Open CoDE: Open source for public administration

open code open source for public administration.jpg
open code open source for public administration.jpg

The Federal Ministry of the Interior provides the Open CoDE platform with which public administrations can exchange and develop open source software.

Without public fanfare, the Federal Ministry of the Interior has put the open source development platform Open CoDE into regular operation. Only an inconspicuous tweet from State Secretary Markus Richter, the Federal Government’s Chief Information Officer (CIO), called for participation in the platform at the end of June.

Open CoDE is intended to serve public administration as a central platform for the exchange and joint development of open source software (OSS). The platform consists of a self-operated instance of the widespread web-based version management GitLab as well as a software catalog and a discussion forum. The project was launched by the Federal Ministry of the Interior and the federal states of Baden-Württemberg and North Rhine-Westphalia. The municipal IT service provider Komm.One operates the platform.

In the GitLab you can easily work on software projects of the administration, but at the moment even the activities of the project owners themselves are still manageable.,

In the GitLab you can easily work on software projects of the administration, but at the moment even the activities of the project owners themselves are still manageable.,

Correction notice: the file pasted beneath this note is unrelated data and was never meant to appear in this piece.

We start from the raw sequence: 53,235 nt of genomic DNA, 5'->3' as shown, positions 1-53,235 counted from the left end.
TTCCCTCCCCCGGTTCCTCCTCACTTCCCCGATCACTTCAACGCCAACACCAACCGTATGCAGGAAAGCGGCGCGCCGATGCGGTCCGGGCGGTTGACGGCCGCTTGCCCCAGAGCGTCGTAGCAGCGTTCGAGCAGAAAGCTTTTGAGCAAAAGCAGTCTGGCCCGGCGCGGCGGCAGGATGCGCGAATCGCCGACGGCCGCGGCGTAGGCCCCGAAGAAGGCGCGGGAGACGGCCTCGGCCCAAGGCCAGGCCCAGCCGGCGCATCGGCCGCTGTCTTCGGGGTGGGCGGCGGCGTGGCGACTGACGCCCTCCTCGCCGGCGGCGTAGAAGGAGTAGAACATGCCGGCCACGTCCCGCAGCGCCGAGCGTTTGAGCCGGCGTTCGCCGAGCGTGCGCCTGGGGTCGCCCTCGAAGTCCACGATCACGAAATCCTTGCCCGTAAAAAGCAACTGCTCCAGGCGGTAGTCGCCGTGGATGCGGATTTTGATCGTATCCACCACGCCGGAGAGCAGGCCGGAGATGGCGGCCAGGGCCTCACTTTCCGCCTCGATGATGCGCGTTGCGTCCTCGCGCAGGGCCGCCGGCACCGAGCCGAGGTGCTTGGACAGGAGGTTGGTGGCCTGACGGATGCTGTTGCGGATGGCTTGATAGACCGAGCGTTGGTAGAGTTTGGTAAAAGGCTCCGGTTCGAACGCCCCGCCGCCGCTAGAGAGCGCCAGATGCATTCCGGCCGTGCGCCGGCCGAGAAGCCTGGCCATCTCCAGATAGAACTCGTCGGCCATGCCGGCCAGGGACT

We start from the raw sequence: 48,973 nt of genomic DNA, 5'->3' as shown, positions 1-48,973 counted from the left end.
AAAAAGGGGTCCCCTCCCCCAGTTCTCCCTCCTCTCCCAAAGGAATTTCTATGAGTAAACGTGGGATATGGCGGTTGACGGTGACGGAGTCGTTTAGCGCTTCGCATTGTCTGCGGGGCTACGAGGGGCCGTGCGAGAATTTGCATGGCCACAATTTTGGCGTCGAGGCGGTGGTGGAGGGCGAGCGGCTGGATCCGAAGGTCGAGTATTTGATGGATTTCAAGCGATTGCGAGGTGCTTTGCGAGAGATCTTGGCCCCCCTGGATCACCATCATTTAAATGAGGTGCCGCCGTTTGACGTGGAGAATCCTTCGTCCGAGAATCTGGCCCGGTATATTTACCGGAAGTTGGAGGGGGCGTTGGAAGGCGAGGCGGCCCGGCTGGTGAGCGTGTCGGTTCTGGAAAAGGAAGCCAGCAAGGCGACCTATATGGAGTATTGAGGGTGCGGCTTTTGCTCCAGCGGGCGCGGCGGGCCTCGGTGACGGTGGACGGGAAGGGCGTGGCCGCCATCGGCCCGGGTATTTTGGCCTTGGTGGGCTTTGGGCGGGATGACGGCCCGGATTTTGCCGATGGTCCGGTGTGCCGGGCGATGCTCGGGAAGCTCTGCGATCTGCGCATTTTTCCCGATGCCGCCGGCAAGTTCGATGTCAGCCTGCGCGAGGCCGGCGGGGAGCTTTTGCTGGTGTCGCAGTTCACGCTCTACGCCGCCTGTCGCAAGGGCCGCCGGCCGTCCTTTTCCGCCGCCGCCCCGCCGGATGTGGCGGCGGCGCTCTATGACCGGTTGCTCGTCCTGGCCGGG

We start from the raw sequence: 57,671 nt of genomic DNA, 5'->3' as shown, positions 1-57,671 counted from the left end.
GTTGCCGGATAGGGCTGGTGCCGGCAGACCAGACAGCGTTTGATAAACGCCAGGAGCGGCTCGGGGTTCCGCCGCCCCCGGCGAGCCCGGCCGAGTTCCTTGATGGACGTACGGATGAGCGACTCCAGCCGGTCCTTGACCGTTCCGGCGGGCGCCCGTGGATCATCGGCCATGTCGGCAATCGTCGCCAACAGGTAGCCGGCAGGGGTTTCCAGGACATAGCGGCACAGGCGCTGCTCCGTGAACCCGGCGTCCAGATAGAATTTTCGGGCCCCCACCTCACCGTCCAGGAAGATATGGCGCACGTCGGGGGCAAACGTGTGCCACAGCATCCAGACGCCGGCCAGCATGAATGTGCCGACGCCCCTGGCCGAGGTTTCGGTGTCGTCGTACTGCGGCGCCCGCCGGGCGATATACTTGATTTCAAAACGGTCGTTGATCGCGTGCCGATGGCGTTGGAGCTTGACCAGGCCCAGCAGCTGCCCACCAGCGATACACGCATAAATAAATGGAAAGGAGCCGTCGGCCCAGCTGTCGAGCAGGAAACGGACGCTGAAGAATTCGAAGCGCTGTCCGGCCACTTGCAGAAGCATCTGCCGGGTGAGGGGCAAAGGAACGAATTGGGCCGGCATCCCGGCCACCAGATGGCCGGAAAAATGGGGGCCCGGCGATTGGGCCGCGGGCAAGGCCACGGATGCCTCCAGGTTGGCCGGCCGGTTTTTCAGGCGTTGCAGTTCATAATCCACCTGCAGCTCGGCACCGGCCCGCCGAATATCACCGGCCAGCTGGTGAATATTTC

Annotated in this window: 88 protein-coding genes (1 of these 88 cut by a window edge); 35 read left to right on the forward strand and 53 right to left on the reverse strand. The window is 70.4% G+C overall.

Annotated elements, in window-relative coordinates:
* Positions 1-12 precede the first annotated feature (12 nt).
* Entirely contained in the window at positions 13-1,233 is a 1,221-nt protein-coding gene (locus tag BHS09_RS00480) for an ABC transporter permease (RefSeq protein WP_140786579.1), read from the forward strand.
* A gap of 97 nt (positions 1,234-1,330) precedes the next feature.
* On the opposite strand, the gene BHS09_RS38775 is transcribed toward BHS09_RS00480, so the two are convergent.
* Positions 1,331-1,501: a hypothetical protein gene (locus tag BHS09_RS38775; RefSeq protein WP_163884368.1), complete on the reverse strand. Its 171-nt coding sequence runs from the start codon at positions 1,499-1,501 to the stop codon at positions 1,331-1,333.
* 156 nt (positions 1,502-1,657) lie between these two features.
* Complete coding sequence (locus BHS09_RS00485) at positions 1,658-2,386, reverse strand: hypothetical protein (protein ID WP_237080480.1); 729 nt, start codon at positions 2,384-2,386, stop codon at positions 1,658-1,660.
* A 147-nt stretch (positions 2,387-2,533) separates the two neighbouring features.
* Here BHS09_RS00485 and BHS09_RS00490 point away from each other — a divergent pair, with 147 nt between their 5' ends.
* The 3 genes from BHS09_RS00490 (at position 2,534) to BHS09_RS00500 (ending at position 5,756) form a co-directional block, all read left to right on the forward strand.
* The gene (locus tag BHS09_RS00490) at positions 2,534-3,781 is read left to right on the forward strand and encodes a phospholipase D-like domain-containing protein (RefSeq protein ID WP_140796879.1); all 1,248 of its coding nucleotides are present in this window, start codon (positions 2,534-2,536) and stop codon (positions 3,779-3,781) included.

In the GitLab you can easily work on administrative software projects, but at the moment even the activities of the project owners themselves are still manageable.

GitLab offers typical functions for collaborative software development such as source code repository, bug tracker and wiki. The independent software catalog should allow searching according to criteria such as area of ​​application, operating system or state of development. To do this, software projects must store metadata in a text file in the “publiccode.yml” format, a standard developed in Italy. During our research, however, the filter function did not work.

According to the Federal Ministry of the Interior, Open CoDE should promote “cross-level work” on administration-related software projects and create transparency about existing open source solutions in administration. The platform is primarily aimed at authorities and public bodies from all over Germany or service providers commissioned by them. Only they are allowed to create project repositories.

Authorities should be able to rely on the fact that they are allowed to use the software themselves without having to do extensive research themselves. A guide to licensing and a list of which licenses are eligible will help.

The hacker Lilith Wittmann criticized Open CoDE on Twitter, sometimes severely, and called the platform a “code dump”. The latter is based on the fact that many projects were not visibly active. “Unfortunately, an OSS platform does not create an OSS culture,” stated Wittmann. She herself initiated the documentation of state interfaces on GitHub with the bundesAPI project.

A spokeswoman for the Federal Ministry of the Interior assured c’t that everyone could participate in the development of the software projects. All content can be accessed without registration. If you want to participate in the development of the projects hosted there, you have to register, as is usual with GitHub or other GitLab instances. Pointing this out on Twitter, Wittmann criticized the “complicated terms of use”, which are much shorter and more understandable with Open CoDE than with GitHub, for example.

Also, there is no compulsion to offload all public software projects to Open CoDE now. Other platforms can continue to be used, but the source code must be mirrored to Open CoDE for publication in the software directory.